From the Street with Alfie: Cowboys and Swimming Caps

Have Gun, Will Travel are not nearly as threatening as their name implies, but they are more than ready to hit the road for little more than the chance to do what they do best.

"We just need enough to pay for gas," frontman Matt Burke reportedly said when asked to play a fan's wedding.

Soon to be one of the most notorious alt-country bands around, these hired guns deliver clap-along, knee-slapping rhythms layered with Dylan-inspired lyrics that navigate a world of metaphor and meaning. Among the usual weaponry of acoustic guitar, drums and bass, the band's arsenal also includes viola, harmonicas, lap steel and banjo.

HGWT's release party for their new CD, Casting Shadows Tall as Giants, kicked off Friday night at Crowbar with support from Nessie, The Diviners and Orlando's Baron Von Bear.

As Baron Von Bear played, couples romantically slow danced to the group's lite-rock sound — at least as romantically as a couple can dance while still clutching their cans of PBR.When Nessie took the stage, a fan told me that she'd been watching the band for 10 years.

"Jesus that makes me feel old," she said, contemplating the second half of her drink.

Will Quinlan & The Diviners followed with music that sounded like a lonesome train traveling through western lands. They painted landscapes with a slide guitar augmented by bare hands pounding out steady rhythms on the drum kit. Between songs, Will ordered and gulped shots of Jameson's Irish Whiskey while harassing the HGWT boys to join him for a song — who cares if they hadn't rehearsed. Quinlan is notorious for not rehearsing, which is partly what makes him so entertaining. That, and Will has the charisma to make slamming his electric guitar on the stage — while seated — look cool. Nate Oliver was the only HGWT member who joined Quinlan, adding a steady hand to the tambourine and backing up believable lyrics like, "spent all my money on whiskey and beer."On Saturday, the Street Team headed to St. Petersburg for the latest packed-to-the-gills art party at ARTpool owned by Marina Williams and Aubrey Bramble. If the Bay area art scene had a mascot, it would be Marina. With an eye for photography, installations, visual art and fashion, she is all over the map and anywhere that has anything to do with art. You can tell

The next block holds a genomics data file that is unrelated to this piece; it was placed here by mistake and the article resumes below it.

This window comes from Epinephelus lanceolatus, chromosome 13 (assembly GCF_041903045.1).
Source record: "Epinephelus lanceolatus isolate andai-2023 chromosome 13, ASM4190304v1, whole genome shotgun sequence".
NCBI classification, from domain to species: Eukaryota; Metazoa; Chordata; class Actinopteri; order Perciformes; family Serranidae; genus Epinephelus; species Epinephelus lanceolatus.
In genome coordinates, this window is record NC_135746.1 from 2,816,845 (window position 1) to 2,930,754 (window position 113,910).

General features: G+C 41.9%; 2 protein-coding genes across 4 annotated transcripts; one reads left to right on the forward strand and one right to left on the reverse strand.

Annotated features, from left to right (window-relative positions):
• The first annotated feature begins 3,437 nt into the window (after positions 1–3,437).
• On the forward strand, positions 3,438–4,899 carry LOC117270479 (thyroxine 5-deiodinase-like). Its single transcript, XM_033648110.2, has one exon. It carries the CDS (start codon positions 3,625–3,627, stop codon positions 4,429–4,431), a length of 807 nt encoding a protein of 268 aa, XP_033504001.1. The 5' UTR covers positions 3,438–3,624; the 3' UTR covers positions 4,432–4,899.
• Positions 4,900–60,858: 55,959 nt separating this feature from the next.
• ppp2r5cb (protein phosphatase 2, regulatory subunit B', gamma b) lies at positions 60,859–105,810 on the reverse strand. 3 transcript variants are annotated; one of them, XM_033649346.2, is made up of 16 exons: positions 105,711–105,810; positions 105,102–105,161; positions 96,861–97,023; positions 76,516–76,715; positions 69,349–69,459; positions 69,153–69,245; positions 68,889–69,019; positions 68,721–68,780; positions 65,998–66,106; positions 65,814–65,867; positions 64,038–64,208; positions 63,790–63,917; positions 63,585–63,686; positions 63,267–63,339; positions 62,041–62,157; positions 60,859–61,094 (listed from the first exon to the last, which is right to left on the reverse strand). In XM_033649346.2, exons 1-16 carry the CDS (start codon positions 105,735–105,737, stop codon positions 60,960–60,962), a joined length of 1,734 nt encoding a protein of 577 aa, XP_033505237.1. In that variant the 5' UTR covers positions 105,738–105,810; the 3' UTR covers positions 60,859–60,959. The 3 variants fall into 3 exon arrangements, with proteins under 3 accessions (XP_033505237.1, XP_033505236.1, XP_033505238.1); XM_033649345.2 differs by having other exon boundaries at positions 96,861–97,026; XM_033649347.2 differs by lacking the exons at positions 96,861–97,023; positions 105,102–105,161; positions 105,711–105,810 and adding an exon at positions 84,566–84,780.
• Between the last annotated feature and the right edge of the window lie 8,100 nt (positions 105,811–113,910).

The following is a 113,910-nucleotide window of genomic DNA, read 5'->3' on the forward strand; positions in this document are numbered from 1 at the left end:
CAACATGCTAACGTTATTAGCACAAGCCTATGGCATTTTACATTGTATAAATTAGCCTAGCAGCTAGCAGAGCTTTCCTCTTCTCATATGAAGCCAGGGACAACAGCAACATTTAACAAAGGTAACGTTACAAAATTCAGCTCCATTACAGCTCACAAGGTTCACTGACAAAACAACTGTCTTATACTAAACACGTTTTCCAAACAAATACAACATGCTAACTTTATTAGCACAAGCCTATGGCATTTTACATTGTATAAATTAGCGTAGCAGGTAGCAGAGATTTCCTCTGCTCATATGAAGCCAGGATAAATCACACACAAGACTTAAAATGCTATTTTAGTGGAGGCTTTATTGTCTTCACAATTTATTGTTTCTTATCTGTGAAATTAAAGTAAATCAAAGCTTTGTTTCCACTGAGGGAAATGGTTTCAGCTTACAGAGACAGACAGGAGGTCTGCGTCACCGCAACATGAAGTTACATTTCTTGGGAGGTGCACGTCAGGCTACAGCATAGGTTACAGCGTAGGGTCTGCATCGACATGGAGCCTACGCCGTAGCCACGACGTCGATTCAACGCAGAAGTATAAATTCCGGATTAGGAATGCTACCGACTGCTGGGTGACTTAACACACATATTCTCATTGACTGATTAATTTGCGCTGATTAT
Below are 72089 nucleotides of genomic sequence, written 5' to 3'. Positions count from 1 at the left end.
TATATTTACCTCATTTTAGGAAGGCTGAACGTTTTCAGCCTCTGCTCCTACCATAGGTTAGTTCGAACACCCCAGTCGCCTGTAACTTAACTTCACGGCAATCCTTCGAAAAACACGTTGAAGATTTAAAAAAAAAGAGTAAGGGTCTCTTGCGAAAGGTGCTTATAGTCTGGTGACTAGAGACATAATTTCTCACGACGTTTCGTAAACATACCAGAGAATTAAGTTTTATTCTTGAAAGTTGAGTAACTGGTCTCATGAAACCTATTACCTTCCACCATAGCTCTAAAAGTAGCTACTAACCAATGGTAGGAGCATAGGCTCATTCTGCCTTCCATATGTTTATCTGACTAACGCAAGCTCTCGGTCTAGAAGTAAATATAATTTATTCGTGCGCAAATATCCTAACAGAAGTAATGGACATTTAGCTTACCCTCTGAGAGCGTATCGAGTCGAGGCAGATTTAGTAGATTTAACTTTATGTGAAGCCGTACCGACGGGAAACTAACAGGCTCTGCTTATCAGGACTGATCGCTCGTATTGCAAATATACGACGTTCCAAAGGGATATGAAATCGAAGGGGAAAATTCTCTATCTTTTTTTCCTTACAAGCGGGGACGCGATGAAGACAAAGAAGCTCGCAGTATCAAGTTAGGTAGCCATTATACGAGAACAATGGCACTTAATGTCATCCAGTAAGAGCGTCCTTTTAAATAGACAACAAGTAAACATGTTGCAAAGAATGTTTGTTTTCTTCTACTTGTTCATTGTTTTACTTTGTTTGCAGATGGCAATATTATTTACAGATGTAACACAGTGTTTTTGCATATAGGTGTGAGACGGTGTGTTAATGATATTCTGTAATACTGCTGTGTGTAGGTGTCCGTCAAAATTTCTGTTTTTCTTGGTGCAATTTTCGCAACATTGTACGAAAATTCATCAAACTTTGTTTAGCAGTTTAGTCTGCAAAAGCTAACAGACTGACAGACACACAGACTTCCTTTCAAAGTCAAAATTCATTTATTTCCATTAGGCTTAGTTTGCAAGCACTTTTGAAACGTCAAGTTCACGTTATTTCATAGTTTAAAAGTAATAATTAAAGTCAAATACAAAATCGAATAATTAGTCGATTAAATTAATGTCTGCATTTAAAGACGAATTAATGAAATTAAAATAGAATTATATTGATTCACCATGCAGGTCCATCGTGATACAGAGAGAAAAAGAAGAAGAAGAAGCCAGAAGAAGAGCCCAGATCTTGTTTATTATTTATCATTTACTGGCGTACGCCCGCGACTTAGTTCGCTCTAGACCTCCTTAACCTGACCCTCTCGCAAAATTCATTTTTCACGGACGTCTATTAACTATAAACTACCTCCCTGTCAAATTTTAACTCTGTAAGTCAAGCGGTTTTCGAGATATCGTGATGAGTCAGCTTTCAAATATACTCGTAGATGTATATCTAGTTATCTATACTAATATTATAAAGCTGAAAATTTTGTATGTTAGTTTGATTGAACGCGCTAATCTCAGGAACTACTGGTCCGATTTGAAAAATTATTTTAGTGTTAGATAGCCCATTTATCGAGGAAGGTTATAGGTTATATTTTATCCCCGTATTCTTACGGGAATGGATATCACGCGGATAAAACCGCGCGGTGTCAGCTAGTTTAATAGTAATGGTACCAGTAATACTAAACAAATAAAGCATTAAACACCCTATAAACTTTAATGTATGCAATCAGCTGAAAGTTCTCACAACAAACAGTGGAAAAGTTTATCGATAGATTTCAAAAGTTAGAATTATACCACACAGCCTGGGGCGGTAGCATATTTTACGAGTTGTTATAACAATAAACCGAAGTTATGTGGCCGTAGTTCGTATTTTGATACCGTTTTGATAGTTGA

Marina is near if you see partiers strolling around in her trademark 3D glasses, which provide art enthusiasts a new way of looking at their environment. Fittingly, Marina's ARTpool provides a new business design for approaching art galleries/studios. Unlike other galleries that have sprung up in downtown St. Petersburg recently, artists pay a monthly fee to rent wall space in her gallery, but they also receive a hundred percent of the profits from a sale. Local artists must have been privy to the idea, as the narrow gallery was literally stacked to the ceiling with pieces while the floor was bustling with artists eager to talk about their work.

As usual, Marina — as well as her visual art and fashion — was all over the place. She was dressed like a modern art collage in a silver top fit for an ice skater, white debutant gloves, her patented sharp-rimmed glasses, a puffy skirt, colorful tights and a knot of ties. Her designs invert the staples of fashion. Racks contained skirts, vests, purses and dresses, all completely made from men's ties sewn together in striped designs. Jewelry cases housed necklaces and wrist bands made of buttons. Metallic cassette tapes and toy dinosaurs hung from chains fit for hip-hop stars. Models walked around in four of Marina's 20s-style bathing suits, complete with heels, swimming caps, and bouquets of plastic flowers by Shavon. I was hoping for a battle between her classically dressed models and four others in ultra-modern swimsuits by Aleka Phoenix, but it was not to be.Phoenix's models drew stares, continually posing around the gallery like living mannequins. When I got the designer alone, I asked her what was on everyone's mind: Did the suits come equipped with dispensers of baby oil (which was lathered all over the exposed parts of the models), or did customers have to purchase oil separately?

Sunday, Kelly and Trini visited Skipper's to catch the Damon Fowler Group, Christie Lenee's Funk Grass Groove and Kettle Fish. [ed. Headliner Jake Shimabukuro was rescheduled for this Tuesday.] Though I couldn't make it, I've been to Skipper's enough times to know it is impossible not to have a good time. Every Sunday should be spent around an outdoor stage swigging beer, laughing with friends and munching on platters of fried food. Well, there's always next week.

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